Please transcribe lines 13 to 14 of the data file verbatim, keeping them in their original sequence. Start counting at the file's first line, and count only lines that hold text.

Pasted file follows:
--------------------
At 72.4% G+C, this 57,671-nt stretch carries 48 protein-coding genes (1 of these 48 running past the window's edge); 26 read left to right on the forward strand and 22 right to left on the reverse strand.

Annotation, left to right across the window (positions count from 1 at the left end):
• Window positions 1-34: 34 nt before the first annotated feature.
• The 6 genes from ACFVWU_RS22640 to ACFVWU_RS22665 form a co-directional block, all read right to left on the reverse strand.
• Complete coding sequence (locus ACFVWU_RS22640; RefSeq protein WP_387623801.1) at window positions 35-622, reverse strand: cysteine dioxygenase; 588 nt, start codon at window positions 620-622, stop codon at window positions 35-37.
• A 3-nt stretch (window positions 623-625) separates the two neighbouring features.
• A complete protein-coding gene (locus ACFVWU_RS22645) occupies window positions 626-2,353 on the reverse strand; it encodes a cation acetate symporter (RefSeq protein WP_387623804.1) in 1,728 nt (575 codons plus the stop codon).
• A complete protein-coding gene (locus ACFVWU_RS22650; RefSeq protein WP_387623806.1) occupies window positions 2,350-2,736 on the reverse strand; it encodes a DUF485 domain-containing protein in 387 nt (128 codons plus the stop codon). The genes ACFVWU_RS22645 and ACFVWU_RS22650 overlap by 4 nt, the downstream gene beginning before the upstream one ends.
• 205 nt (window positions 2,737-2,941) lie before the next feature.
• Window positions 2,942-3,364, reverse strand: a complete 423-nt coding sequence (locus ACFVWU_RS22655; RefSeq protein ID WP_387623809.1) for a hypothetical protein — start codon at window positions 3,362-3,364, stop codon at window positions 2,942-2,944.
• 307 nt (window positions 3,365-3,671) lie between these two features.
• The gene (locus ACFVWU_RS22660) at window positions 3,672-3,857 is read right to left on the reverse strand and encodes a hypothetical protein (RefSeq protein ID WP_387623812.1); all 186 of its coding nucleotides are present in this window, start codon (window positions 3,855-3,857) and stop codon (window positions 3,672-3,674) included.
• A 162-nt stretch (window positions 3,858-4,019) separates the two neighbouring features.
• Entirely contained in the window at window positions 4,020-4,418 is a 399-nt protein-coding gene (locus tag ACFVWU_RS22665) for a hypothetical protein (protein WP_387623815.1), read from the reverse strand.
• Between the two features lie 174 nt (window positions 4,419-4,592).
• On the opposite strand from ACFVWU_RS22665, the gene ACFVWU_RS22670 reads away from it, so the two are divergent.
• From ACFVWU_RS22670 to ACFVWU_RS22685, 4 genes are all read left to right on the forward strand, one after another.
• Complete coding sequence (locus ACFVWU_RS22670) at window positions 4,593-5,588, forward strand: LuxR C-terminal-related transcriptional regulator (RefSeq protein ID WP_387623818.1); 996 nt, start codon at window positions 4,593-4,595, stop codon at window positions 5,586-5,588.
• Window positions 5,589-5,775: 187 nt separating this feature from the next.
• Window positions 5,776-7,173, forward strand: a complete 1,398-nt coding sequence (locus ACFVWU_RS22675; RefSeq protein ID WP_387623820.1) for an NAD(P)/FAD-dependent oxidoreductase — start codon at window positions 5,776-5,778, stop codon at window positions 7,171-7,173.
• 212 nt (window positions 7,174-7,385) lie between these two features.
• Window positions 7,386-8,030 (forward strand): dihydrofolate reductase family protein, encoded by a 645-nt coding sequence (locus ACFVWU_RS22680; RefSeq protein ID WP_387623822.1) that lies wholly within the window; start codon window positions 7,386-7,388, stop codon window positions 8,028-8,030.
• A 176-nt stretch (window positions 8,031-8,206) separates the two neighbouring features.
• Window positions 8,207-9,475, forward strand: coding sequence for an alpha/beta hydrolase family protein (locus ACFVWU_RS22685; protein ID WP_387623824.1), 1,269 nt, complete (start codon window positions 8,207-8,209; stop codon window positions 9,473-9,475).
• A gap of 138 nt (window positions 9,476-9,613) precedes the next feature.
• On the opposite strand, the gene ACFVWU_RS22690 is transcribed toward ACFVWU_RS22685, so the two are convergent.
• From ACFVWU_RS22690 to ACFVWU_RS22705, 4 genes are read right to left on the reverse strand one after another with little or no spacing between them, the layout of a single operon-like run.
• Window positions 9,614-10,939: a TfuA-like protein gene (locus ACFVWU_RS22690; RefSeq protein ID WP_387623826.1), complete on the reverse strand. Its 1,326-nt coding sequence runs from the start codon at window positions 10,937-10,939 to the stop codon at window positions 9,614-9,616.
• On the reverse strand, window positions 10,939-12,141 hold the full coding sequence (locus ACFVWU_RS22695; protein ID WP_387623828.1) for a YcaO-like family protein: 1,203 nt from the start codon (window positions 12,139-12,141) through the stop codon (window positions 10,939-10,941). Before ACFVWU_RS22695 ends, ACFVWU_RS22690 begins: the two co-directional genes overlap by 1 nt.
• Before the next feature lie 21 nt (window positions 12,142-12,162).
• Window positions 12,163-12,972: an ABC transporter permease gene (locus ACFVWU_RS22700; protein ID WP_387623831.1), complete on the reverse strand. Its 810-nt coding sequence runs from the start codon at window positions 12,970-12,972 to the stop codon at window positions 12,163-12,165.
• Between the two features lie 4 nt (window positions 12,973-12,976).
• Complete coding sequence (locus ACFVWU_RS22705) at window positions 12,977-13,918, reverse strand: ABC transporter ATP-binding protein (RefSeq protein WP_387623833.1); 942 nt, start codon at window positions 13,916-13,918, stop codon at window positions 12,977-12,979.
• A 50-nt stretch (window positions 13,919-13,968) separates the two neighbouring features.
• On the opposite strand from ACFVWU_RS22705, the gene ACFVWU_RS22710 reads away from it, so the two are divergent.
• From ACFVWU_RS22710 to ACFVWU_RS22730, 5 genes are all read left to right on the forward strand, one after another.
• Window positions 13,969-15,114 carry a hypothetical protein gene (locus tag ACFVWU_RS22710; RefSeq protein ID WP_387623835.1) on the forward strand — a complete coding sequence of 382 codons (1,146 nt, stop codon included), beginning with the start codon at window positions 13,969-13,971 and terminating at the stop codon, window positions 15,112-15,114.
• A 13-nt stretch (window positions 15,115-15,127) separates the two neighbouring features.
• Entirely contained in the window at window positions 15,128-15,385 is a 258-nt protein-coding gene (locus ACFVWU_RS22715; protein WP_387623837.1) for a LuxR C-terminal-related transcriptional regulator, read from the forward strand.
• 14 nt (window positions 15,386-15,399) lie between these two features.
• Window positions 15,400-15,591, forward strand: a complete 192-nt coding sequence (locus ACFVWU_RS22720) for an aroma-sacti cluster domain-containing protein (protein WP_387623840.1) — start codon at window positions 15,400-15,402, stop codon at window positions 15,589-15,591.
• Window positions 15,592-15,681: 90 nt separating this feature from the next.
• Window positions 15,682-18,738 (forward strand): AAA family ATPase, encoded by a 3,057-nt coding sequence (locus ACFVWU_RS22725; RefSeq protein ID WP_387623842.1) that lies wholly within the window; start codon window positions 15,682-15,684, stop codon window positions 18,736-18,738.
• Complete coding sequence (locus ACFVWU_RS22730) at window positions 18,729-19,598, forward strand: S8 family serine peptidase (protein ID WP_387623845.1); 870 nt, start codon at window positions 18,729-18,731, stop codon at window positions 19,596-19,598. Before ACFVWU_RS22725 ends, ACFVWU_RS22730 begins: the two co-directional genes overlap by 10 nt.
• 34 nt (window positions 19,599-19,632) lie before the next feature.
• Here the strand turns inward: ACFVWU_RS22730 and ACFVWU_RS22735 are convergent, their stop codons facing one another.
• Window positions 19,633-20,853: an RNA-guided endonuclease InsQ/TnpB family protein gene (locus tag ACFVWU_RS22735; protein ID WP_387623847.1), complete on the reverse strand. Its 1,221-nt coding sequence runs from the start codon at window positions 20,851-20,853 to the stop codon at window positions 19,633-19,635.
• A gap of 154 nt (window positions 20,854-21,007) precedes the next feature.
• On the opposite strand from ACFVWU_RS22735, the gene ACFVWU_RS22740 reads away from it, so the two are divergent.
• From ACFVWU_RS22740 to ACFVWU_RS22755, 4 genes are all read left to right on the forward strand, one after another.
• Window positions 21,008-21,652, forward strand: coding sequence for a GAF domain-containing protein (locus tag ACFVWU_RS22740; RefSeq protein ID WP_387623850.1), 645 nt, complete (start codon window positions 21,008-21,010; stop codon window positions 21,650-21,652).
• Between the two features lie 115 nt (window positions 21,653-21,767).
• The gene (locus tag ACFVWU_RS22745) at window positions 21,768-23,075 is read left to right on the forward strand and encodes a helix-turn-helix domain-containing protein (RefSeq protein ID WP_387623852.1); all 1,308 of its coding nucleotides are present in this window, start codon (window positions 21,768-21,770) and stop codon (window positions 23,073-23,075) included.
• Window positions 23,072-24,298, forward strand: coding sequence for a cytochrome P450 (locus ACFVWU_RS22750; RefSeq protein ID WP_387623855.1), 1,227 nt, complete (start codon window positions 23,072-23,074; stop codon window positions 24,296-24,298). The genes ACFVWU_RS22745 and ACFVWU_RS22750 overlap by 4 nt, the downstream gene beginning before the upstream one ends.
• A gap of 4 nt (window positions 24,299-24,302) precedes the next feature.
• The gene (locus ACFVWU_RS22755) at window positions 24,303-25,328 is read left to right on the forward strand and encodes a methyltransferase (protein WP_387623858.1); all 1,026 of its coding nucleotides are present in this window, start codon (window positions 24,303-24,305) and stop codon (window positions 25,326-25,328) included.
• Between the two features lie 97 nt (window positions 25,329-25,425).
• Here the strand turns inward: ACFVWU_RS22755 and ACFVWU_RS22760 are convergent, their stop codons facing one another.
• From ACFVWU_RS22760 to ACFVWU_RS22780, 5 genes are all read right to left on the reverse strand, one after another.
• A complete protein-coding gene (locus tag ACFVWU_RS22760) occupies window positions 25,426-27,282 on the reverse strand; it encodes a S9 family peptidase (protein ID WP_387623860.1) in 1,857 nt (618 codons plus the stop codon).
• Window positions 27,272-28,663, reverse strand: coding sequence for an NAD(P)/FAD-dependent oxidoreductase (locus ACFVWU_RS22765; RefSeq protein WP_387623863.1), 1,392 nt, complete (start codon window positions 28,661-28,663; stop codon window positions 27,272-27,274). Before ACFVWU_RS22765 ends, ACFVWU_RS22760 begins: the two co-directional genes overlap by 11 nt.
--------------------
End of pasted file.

• A 162-nt stretch (window positions 3,858-4,019) separates the two neighbouring features.
• Entirely contained in the window at window positions 4,020-4,418 is a 399-nt protein-coding gene (locus tag ACFVWU_RS22665) for a hypothetical protein (protein WP_387623815.1), read from the reverse strand.